Video: Epoxy Repair of Rotted, Cracked Gunwale

Glenn MacGrady

Administrator
Staff member
Joined
Oct 24, 2012
Messages
2,002
Location
Connecticut
This is a detailed video of my three-day repair with G/flex epoxy of the rotted-out and cracked inwale on my Bell Wildfire, for which I got a lot of advice here in THIS THREAD. I'll post the video in that thread, too. If you don't want to read all the advice discussion, you can skip that earlier thread and just watch the video, which covers the repair steps in detail, as well as the West G/flex Aluminum Boat Repair Kit and the carving, sanding and cleaning-up of the epoxy.

Bottom line: The repair is structurally very sound, almost perfectly blended into the original gunwale shape, but the silica-thickened epoxy has left a light lemon yellow patch on the gunwale that is not particularly aesthetic. I've yet to varnish and will post some photos when I do.

 
Joined
Jun 12, 2014
Messages
3,339
Location
NW Iowa
Nice work Glen, very thorough job and it looks like a great result. Perhaps you'll have to do some fine artistry now and do a faux wood grain finish on that epoxy so it blends in better. :)

Alan
 
Joined
Jan 8, 2014
Messages
1,133
Location
Minden, NV
Glen,
Thanks for the video. You could edit out some of it to make it easier to watch. I have made similar repairs in my old OT Guide gunwales only more extensive ones. I have never liked the look of the silica as it shows up yellow or white. The wood flour trick I learned from a Pygmy assembly manual and it works great. You can use the same species of wood that you are repairing. Then the repair is the same color as the gunwale, it just tends to be a little shinier. The flour controls the viscosity just as well as the silica or micro-balloons. It is another material you do not have to buy and it looks much better.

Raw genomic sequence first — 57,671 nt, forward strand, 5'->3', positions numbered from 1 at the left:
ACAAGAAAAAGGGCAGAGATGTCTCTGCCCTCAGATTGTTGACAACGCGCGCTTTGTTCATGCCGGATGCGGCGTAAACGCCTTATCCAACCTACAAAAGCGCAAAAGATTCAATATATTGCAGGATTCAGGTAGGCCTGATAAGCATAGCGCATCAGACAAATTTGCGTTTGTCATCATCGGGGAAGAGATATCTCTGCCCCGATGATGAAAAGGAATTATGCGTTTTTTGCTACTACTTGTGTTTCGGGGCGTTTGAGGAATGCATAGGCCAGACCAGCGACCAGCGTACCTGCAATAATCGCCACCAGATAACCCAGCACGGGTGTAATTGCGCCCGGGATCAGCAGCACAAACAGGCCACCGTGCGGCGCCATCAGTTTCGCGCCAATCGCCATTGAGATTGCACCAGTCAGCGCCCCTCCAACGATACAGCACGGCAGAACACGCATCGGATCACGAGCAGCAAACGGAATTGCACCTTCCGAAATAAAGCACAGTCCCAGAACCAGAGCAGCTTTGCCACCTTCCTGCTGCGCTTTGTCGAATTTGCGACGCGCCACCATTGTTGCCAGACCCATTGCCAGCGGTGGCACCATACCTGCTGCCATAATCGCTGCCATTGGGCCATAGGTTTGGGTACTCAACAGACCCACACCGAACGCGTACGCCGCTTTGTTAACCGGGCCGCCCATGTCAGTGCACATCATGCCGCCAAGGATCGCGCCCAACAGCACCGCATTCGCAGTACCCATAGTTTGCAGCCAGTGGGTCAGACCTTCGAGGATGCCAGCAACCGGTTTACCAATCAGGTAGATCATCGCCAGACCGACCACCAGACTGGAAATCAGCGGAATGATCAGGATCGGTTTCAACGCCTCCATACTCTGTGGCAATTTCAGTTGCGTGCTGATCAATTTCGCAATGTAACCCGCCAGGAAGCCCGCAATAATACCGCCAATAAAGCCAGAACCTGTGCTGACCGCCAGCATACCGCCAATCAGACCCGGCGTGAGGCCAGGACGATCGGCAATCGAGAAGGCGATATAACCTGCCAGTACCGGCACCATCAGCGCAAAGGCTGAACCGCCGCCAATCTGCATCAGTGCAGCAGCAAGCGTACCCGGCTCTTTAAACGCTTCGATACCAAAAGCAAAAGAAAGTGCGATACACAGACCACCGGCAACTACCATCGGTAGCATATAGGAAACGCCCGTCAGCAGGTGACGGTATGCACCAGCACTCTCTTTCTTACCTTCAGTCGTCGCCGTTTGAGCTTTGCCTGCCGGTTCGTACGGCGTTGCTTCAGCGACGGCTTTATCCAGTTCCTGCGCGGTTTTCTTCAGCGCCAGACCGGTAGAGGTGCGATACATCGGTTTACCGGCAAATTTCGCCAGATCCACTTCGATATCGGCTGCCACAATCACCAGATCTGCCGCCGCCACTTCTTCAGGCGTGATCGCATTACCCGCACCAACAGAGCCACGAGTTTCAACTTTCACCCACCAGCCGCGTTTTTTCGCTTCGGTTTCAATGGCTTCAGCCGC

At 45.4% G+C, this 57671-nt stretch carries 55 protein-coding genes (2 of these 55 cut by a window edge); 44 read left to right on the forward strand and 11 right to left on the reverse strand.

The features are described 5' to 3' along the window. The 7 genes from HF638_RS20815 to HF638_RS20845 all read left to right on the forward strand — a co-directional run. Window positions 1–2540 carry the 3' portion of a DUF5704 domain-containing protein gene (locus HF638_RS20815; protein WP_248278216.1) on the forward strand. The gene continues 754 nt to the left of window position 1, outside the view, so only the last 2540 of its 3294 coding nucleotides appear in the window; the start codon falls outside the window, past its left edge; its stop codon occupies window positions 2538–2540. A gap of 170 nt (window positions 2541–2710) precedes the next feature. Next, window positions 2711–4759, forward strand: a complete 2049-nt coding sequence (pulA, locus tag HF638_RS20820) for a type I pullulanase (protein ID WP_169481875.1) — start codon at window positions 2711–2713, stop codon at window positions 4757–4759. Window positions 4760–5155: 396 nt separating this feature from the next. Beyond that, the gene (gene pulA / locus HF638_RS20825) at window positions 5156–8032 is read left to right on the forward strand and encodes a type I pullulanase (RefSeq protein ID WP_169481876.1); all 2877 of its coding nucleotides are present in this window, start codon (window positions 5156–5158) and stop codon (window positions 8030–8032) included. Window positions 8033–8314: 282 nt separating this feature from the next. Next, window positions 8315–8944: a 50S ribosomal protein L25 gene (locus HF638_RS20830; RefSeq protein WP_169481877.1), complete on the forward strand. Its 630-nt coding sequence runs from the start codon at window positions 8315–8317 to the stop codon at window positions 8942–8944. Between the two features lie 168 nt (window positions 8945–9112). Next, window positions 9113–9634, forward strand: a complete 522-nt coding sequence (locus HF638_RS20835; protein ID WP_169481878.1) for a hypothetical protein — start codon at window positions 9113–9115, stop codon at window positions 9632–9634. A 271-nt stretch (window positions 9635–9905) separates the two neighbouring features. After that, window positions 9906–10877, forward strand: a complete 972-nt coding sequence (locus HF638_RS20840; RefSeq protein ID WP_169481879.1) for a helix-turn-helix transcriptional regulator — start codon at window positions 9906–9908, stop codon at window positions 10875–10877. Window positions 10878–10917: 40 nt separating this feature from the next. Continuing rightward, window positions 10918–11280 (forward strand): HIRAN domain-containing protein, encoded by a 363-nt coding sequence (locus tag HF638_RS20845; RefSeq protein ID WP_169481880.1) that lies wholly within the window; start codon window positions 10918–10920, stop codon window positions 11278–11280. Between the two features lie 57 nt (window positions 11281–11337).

G

Guest

Guest
Enjoyed the video. The repair is remarkably well done given your self-professed lack of experience in such matters. The battle scar gives the Wildfire character, and I bet in a short time it will fade and blend in and you won't ever hardly notice it.
 
Joined
Nov 29, 2012
Messages
453
Location
southwest Indiana
Glen,
Thanks for the video. You could edit out some of it to make it easier to watch. I have made similar repairs in my old OT Guide gunwales only more extensive ones. I have never liked the look of the silica as it shows up yellow or white. The wood flour trick I learned from a Pygmy assembly manual and it works great. You can use the same species of wood that you are repairing. Then the repair is the same color as the gunwale, it just tends to be a little shinier. The flour controls the viscosity just as well as the silica or micro-balloons. It is another material you do not have to buy and it looks much better.

I have used wood flour to give a better cosmetic appearance to externally visible fillets on Pygmy and Chesapeake Light Craft stitch and glue kayaks as well. I gather from perusing some of the wooden boat forums that there is some controversy regarding the strength of joints made using epoxy/wood flour mixes. It may well vary with the variety and consistency of the wood flour used, but some feel that the wood flour soaks up too much epoxy resulting in an epoxy starved joint (others do not).

I have found that the wood flour/epoxy mixture when cured, results in a considerably darker color than the surrounding wood, even when the same type of wood is used for the flour, but this could be a function of how much of the flour is mixed in. Microballoons can also be used as a thickening agent, and result in a reddish brown color when the epoxy cures, and the microballoons do not absorb epoxy the way wood flour might.

It would certainly be possible in this case to obtain some ash wood flour, sand down the light colored areas of the cured epoxy/silica powder mix, and cover these areas with epoxy/wood flour to darken the color without compromising the strength of the repair.
 
Joined
Jan 31, 2013
Messages
2,290
Location
Warren, Manitoba